Work-study and loans are important resources for covering college expenses, but they do have a cost. Work-study wages must be earned, and loans must be repaid with interest. Highlighting a low “out of pocket cost” distracts from the very real – if delayed – costs of these forms of financial aid. Obscuring the distinction between aid that doesn’t have to be paid back, and aid that must be earned or repaid, does students and families a real disservice.

We look forward to analyzing the net price data in greater detail and participating in the ongoing discussion about the best ways to ensure that consumers have the information they need to make informed college choices.

-Matt Reed, Program Director and Diane Cheng, Research Associate The Institute for College Access & Success

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After_the_FAFSA Last week, we released After the FAFSA: How Red Tape Can Prevent Eligible Students from Receiving Financial Aid. While past reports have discussed ways that the Free Application for Federal Student Aid (FAFSA) can be simplified and improved, After the FAFSA looks at how the complicated process after students submit their application can keep them from getting grants for which they would otherwise qualify. Analyzing the data of 13 participating California community colleges, we found that one out of three likely Pell Grant-eligible applicants didn’t receive a grant. The 13 colleges together spent between $1.7 and $2.5 million attempting to verify student information, yet very few verified applicants became ineligible for Pell Grants.

The colleges we studied are in California, but this is a national issue at all types of schools. Since releasing the report, we’ve heard from others outside California with similar concerns about this issue. One college even disclosed an internal report they did on verification at their school, which they agreed to let us share, stripped of identifying information. As we documented in After the FAFSA, this college also found that the vast majority of its verification activity had relatively little effect on student aid eligibility.

Both reports raise important questions about the federal aid application process, including the unintended consequences of federal verification regulations and the way schools implement them. We cited both reports in our recent comments to the Department about its proposed new verification regulations, which could increase administrative burdens for some colleges and students without necessarily improving safeguards for taxpayers. Instead, the Department could reduce both application errors and student obstacles by enabling all applicants to transfer their IRS information (data from 1040 tax forms, or W2 forms for those with very low incomes who do not have to file) directly to their FAFSA.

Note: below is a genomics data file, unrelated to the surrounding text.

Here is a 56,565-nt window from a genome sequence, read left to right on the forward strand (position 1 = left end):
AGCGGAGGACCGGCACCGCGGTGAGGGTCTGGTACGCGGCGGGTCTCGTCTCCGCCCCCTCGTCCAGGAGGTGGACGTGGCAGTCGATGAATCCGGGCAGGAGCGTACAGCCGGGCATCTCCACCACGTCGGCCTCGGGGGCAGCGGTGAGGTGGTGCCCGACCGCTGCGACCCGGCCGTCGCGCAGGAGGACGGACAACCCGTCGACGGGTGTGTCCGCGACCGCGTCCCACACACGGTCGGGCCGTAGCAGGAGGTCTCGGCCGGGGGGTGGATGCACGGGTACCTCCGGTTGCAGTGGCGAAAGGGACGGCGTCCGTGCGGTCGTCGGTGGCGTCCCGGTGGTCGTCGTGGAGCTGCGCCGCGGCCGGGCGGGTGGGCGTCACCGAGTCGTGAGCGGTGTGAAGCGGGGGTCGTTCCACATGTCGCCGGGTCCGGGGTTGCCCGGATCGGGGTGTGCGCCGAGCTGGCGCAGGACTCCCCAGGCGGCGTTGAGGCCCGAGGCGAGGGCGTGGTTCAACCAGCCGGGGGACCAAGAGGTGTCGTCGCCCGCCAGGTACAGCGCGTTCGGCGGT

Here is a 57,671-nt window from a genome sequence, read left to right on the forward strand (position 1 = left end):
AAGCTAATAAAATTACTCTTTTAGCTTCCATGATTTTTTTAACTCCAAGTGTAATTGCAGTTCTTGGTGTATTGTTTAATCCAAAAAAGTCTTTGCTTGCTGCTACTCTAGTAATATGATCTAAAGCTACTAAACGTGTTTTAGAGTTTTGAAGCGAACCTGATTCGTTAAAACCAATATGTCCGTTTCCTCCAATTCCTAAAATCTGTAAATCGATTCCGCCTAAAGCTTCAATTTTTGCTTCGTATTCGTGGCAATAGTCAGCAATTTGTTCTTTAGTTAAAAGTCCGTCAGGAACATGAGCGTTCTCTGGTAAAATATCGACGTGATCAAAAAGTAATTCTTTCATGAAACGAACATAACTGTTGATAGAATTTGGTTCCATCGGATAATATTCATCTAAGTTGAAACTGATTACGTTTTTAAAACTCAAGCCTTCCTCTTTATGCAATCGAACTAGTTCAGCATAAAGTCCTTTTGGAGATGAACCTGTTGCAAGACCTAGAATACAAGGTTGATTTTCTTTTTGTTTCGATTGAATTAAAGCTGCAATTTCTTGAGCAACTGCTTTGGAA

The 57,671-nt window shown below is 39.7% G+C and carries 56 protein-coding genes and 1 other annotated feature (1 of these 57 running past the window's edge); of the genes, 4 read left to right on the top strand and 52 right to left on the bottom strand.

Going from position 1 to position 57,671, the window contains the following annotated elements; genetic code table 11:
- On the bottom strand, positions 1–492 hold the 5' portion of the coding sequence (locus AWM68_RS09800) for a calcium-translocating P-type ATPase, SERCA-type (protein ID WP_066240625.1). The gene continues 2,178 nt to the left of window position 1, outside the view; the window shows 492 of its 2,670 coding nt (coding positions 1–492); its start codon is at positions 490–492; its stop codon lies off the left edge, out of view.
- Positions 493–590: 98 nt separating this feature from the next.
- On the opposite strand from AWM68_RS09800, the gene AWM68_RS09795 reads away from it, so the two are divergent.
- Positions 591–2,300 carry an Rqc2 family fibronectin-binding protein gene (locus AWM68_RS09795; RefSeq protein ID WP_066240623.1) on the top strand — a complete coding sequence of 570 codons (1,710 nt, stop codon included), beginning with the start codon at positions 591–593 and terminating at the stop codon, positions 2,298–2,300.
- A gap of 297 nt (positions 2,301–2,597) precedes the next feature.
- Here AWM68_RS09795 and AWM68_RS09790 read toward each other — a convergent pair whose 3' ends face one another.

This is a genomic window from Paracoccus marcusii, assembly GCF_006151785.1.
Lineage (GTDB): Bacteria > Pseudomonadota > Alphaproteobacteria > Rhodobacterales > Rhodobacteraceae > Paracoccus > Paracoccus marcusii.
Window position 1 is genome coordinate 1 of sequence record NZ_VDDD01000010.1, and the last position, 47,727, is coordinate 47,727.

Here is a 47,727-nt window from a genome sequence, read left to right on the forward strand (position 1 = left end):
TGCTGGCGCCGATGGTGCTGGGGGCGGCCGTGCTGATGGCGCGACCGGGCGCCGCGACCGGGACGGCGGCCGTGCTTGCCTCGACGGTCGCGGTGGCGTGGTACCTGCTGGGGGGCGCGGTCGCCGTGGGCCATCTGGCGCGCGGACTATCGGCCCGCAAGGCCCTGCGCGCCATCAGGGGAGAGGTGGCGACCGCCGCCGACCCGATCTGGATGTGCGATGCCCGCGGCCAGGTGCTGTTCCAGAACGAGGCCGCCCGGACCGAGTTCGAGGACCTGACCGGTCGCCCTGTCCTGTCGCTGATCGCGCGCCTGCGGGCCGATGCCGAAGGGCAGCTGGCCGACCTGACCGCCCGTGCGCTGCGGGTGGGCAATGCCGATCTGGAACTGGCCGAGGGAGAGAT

Read After the FAFSA 

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On July 1, 2010, the U.S. Department of Education implemented two fixes to the Income-Based Repayment program which make borrower's student loan payments more affordable: Married Borrowers: When married couples both have federal student loans, they will no longer face higher IBR payments than their unmarried peers. For married borrowers who file their taxes jointly, lenders will factor in the couple's total federal student loan debt, as well as their total income, to calculate payments. Originally, IBR did not recognize that joint income has to cover both spouses' federal loan payments, resulting in payment requirements up to twice what two equivalent single people would have to pay. Baseline Debt: IBR eligibility will be based on either the balance when the loan first entered repayment or on the current loan amount, whichever is greater. This will allow borrowers whose loan balances have increased (often due to accrued interest during periods of deferment or forbearance) to qualify based on what they actually owe.